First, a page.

By Gregory L. Tracy
The North American College, frequently called simply the NAC by those familiar with it, is located just up the hill from St. Peter’s square and is the home for seminarians and others from the US studying in Rome.
The college’s website describes it this way:
The prospect of living and studying in Rome offers an environment that is replete with unique opportunities that enhances the personal preparation of one who is aspiring to priesthood.
As an ancient capital of the world, the city of Rome gives evidence of the glory of a civilization whose influence once spanned the globe. To this day, the city maintains its quality of significant international prominence. Rightly called the Eternal City, Rome unceasingly testifies to the courage and dedication of saints such as Peter and Paul, Agnes and Lawrence, among many others, who nourished the faith of the early Church through their martyrdom. This patrimony of faith is preserved, fostered and advanced in the universal context of the See of the successor to Saint Peter.
The experience of separation from the people, places and things of home helps to lay bare deeper resources of self-confidence, calls for a more intimate reliance on the Lord, and forges strong bonds of support among faculty and students. The life of prayer and study in Rome, as well as the chance for periodic European travel, tend to deepen not only the seminarian’s theological education but also his vision of self, the Church and the world.
The individual seminarian, his home diocese, and indeed the Church in the United States, Australia, and Canada, benefit from such broadening opportunities. Our goal always remains to send home holy, faithful priests for service to the dioceses of North America, men who can be a bridge between the “new world” and the ancient See of St. Peter.
In 1884, the North American College was granted pontifical status placing it under the special patronage of the Apostolic See and the care of the Holy Father. The College, therefore, is the direct concern of the Congregation for Catholic Education and is under the immediate supervision of the United States Conference of Catholic Bishops. Its Board of Governors is composed of one elected bishop from each of the fourteen episcopal regions of the United States. The priestly formation program of the College is governed by the principles and directives enunciated in the documents Optatam Totius of the Second Vatican Council, Ratio Fundamentalis Institutionis Sacerdotalis of the Congregation for Catholic Education, the Post-Synodal Apostolic Exhortation Pastores Dabo Vobis of His Holiness Pope John Paul II, and the Program of Priestly Formation of the Bishops of the United States.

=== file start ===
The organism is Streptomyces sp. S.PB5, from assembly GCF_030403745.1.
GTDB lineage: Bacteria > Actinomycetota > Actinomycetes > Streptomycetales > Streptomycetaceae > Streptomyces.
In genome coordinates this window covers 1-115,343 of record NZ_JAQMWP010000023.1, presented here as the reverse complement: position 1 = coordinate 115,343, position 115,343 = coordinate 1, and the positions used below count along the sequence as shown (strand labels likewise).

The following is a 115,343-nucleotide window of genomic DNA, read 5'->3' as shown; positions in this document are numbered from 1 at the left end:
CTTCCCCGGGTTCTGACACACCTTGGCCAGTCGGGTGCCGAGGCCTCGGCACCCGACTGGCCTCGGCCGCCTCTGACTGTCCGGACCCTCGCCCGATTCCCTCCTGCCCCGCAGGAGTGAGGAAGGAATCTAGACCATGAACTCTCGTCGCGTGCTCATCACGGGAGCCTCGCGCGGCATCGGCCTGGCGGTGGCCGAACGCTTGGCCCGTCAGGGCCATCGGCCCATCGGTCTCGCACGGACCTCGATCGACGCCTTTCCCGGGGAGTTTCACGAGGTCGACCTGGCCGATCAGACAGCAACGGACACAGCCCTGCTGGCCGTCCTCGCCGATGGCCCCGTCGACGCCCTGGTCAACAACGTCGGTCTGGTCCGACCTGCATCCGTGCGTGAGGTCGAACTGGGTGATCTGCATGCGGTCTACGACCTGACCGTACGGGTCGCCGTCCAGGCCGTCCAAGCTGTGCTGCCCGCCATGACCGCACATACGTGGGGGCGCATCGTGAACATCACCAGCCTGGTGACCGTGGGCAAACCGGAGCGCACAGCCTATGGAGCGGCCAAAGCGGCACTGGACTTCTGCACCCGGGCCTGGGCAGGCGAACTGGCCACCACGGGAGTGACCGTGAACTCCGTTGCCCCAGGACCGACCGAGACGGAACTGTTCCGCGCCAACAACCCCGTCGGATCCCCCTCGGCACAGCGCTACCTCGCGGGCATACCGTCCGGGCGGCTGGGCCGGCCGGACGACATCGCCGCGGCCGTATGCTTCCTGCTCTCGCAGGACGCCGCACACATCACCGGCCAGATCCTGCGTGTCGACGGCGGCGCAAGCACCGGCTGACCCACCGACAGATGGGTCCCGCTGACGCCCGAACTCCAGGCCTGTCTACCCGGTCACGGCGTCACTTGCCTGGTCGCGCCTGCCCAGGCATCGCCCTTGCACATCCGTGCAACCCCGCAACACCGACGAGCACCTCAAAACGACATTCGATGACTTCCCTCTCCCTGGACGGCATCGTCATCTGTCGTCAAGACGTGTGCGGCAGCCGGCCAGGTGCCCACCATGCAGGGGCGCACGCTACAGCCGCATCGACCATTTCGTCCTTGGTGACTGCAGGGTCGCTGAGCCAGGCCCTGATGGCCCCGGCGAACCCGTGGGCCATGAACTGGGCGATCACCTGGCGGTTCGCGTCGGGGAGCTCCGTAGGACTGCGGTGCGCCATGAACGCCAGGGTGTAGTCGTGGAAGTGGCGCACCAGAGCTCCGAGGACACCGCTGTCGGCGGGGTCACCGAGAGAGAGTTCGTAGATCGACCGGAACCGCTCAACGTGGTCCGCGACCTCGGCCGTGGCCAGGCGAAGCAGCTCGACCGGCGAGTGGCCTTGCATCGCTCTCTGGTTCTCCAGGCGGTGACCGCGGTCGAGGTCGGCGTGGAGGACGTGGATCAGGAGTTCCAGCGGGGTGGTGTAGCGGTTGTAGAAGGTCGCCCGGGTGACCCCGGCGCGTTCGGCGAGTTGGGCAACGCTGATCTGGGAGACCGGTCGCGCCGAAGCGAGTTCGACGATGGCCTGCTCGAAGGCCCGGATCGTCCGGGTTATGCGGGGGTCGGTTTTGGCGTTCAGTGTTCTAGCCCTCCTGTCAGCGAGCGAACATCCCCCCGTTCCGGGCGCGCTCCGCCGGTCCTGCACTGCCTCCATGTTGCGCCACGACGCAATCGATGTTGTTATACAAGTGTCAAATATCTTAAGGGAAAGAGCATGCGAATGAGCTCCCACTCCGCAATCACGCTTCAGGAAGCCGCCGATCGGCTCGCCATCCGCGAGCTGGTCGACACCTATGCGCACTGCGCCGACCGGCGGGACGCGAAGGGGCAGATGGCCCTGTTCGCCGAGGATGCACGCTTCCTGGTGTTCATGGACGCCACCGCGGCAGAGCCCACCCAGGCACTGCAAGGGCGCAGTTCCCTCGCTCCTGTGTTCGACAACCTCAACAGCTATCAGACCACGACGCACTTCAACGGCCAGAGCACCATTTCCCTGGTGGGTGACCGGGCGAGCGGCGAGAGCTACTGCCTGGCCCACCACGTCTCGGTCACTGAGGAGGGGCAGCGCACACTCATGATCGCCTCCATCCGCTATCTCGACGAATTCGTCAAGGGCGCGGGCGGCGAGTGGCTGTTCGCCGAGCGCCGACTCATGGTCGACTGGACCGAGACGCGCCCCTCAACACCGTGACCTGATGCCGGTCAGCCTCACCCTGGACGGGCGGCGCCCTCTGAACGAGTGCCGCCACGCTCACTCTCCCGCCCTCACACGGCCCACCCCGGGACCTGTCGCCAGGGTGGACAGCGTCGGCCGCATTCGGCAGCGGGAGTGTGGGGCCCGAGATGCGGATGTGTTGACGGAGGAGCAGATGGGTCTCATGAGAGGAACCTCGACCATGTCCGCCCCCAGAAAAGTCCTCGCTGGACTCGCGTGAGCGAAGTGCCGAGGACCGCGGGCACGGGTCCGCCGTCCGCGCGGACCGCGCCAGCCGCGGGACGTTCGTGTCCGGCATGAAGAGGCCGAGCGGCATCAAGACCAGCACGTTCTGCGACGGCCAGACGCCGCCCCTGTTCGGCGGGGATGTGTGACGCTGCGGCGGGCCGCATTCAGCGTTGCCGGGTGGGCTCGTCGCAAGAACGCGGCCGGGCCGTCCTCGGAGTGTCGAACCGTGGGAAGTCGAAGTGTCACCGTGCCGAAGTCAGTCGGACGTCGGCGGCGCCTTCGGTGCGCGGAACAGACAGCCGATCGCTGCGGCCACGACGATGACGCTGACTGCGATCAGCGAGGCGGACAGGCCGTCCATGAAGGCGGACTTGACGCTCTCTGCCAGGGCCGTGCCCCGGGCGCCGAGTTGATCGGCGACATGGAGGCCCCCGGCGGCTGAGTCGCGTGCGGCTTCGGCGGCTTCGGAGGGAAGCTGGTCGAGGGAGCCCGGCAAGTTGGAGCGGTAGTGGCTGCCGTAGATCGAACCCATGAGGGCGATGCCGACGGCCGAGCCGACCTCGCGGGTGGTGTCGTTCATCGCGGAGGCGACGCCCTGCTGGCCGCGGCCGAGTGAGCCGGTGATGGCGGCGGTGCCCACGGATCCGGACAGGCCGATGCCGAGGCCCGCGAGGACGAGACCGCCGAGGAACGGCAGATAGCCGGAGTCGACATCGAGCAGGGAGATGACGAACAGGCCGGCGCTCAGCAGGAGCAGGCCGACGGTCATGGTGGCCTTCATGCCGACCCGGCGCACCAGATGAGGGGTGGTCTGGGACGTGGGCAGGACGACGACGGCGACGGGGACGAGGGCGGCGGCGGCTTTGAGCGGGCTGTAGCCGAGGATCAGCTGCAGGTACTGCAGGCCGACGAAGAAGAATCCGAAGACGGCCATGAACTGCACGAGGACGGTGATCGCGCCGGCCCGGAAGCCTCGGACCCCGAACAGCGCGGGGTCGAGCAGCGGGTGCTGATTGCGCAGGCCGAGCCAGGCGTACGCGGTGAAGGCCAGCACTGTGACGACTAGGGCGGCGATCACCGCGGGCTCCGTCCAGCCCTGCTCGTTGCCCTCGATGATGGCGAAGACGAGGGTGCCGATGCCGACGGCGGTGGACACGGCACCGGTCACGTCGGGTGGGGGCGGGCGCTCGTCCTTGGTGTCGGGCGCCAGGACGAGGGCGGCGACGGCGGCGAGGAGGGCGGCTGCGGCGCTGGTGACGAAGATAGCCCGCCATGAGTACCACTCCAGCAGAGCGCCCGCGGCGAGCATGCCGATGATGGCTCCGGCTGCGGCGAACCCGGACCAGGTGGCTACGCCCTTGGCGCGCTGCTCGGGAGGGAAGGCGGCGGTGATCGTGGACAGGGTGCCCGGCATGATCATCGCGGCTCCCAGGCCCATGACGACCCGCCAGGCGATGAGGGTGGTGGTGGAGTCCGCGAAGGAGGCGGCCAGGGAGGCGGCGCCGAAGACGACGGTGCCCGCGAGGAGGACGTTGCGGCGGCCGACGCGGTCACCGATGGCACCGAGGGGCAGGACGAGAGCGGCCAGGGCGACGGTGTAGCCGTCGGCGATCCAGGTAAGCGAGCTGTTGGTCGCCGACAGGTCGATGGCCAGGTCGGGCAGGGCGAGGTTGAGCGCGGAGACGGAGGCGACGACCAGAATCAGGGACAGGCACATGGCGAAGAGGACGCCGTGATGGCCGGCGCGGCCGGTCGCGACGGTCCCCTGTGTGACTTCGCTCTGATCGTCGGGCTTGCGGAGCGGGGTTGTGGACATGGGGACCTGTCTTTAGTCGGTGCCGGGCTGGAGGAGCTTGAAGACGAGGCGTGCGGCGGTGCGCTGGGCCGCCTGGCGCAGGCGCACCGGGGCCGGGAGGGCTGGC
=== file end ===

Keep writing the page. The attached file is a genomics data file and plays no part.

The seminary community is currently composed of students sponsored by dioceses from across the United States and Australia who devote themselves to personal formation for priestly ministry under the attentive guidance, supervision and evaluation of a formation faculty of priests and religious.
In this house of formation, seminarians deepen their awareness of the meaning and challenges of priesthood through their theological studies, through prayerful reflection on the revealed Word of God and the Tradition of the Church and its meaning for the modern world, as well as through a variety of pastoral service opportunities.
When I spoke to Deacon Tom and Kevin I asked them to reflect on it was like to be in Rome during this important time and if they had an opportunity to watch Pope Benedict the XVI’s departure from the Vatican yesterday as well as any other thoughts on his pontificate they would like to share.
Gregory L. Tracy is managing editor of The Pilot, the newspaper of the archdiocese of Boston.